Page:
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Explain what is meant by meta-ethics (33)b) "Words such as 'right' are meaningless". Discuss. (17)

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Introduction

Ethics Kimberley Moore 12Hr a) Explain what is meant by meta-ethics (33) b) "Words such as 'right' are meaningless". Discuss. (17) a) Meta-ethics explores the meaning and function of moral language. An example of a ethical question is "What do we mean when we say sex before marriage is good? There are three theories which are important to meta-ethics. These are ethical naturalism (or definism), intuitionism (ethical non-naturalism) and emotivism (ethical non-cognitivism). Ethical naturalism is the view ethical terms can be defined or explained using the same 'natural' terms that we would use to define mathematics or science and the morals should be based on the same kind of observation of the world as used in science. Naturalists believe that moral conclusions can be deduced from non-moral premises, or you can discover something is wrong from observation and analysis. ...read more.

Middle

In his book he also said that the word "good" cannot be defined. It is a simple idea that cannot be broken down or simplified, unlike horse, which is a complex idea that can be reduced and made further. Moore came up with the "naturalistic fallacy". He said that to define and ethical judgement as a factual one is an error, that to define goodness as the greatest pleasure or the most happiness is to propagate a fallacy. He believed that moral judgements could never be proved empirically (to verify by sense perceptions). The philosopher H.A Prichard furthered this theory. Prichard thought there were two different types of thinking - intuition and reasoning. The difference between the two being reasoning collects the facts and intuition determines which course to follow. For example in deciding whether or not to have an abortion our reason collects all the facts involved and our intuition uses these facts to decide which course of action to follow. ...read more.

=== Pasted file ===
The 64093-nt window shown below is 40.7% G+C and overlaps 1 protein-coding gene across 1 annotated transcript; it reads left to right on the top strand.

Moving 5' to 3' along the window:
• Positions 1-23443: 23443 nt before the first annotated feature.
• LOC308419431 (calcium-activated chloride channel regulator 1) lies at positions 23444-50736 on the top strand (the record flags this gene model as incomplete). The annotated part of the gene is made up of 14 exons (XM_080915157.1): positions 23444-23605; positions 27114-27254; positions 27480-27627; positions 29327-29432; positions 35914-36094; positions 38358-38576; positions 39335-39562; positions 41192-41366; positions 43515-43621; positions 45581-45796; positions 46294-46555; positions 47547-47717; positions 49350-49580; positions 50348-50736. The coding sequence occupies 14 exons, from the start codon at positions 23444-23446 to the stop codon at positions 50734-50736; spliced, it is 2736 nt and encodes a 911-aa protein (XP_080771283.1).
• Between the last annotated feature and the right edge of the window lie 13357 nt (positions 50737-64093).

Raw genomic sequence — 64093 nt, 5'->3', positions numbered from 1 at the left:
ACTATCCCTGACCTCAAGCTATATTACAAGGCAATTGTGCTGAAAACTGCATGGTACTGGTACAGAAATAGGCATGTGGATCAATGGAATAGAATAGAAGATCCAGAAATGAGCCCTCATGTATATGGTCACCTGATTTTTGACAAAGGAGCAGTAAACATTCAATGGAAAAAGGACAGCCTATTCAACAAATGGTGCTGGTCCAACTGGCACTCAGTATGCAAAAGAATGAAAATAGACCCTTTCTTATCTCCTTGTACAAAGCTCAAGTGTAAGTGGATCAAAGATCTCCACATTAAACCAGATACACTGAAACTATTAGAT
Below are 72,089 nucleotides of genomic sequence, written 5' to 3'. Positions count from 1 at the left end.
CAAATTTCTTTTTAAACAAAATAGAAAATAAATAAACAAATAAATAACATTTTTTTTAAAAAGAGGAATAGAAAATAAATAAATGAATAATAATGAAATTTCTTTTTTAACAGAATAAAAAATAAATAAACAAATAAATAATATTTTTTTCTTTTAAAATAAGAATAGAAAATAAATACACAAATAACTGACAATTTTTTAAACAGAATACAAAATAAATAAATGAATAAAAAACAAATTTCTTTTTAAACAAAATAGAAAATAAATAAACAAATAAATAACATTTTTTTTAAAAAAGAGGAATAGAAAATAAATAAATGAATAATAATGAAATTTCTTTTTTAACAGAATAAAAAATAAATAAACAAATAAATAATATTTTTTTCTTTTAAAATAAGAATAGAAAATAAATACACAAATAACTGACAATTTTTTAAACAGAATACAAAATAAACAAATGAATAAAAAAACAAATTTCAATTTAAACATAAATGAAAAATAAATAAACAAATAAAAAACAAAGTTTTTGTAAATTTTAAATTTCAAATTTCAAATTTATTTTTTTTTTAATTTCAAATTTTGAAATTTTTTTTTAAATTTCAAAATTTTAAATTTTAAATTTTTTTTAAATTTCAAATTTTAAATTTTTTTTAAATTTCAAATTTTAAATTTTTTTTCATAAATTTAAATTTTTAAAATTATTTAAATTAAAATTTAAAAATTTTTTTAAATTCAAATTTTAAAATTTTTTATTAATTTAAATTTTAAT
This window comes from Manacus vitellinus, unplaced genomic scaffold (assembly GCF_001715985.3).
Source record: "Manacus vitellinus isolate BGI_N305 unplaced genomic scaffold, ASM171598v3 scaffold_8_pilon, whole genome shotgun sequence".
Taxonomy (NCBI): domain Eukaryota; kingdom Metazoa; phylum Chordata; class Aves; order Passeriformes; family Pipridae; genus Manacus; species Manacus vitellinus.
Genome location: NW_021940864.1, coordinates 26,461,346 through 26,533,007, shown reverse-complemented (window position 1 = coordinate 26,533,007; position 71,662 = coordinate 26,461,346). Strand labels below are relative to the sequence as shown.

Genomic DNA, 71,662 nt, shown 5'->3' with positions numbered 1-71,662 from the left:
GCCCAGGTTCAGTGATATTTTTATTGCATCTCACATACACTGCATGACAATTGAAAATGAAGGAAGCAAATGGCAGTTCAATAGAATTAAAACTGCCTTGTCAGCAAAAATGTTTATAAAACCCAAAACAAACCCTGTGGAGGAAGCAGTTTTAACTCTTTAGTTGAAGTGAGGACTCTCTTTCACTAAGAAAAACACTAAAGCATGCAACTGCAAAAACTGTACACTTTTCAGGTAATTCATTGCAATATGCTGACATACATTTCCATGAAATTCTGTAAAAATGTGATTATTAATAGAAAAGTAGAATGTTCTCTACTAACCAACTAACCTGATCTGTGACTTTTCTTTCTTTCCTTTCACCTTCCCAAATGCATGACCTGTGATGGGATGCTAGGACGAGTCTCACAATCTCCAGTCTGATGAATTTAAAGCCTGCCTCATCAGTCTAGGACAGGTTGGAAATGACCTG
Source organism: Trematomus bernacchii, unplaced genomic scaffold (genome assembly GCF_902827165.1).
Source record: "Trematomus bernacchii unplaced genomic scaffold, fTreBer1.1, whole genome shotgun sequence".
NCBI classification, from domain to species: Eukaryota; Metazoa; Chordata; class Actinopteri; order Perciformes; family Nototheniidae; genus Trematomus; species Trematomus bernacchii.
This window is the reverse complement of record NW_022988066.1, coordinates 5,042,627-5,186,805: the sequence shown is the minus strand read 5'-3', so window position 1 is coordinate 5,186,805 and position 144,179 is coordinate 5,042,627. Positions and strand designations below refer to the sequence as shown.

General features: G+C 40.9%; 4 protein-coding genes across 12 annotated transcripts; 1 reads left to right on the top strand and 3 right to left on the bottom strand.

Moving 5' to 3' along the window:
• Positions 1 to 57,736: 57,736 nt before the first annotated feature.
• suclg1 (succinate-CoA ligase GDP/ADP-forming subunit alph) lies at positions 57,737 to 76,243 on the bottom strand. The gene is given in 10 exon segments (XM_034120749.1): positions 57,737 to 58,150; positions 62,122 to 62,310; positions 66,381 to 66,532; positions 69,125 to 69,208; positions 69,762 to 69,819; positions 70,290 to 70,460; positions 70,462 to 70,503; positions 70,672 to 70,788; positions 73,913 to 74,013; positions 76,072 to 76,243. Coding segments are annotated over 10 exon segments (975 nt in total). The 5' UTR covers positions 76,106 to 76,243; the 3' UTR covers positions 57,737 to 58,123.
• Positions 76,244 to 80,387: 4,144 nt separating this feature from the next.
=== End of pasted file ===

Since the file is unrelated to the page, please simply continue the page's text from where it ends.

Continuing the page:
Conclusion

Synthetic statements are those that can be identified through sense perceptions ("The book is under the bed") and analytic statements are those that are true by definition ("1+1=2"). Any other facts such as a religious belief are therefore counted as meaningless, as they cannot be proved either analytically or synthetically. Another philosopher called C.L Stevenson developed Ayers ideas, he maintained that moral judgements contain two elements, an expression of attitude based on belief and a persuasive element which seeks to influence others. Stevenson came up with the "hurrah boo" theory to explain this. For example if I am for abortion, I say "HURRAH TO ABORTION" but if I were against it I would say "BOO TO ABORTION". Stevenson's development of the theory gave it more meaning to moral disagreements, which in Ayers view were just noisy shouting matches. b) Words such as right are meaningless because it is a simple idea. Right cannot be broken down into different categories, such as good. Also it cannot be proved analytically or synthetically, making it meaningless. ...read more.

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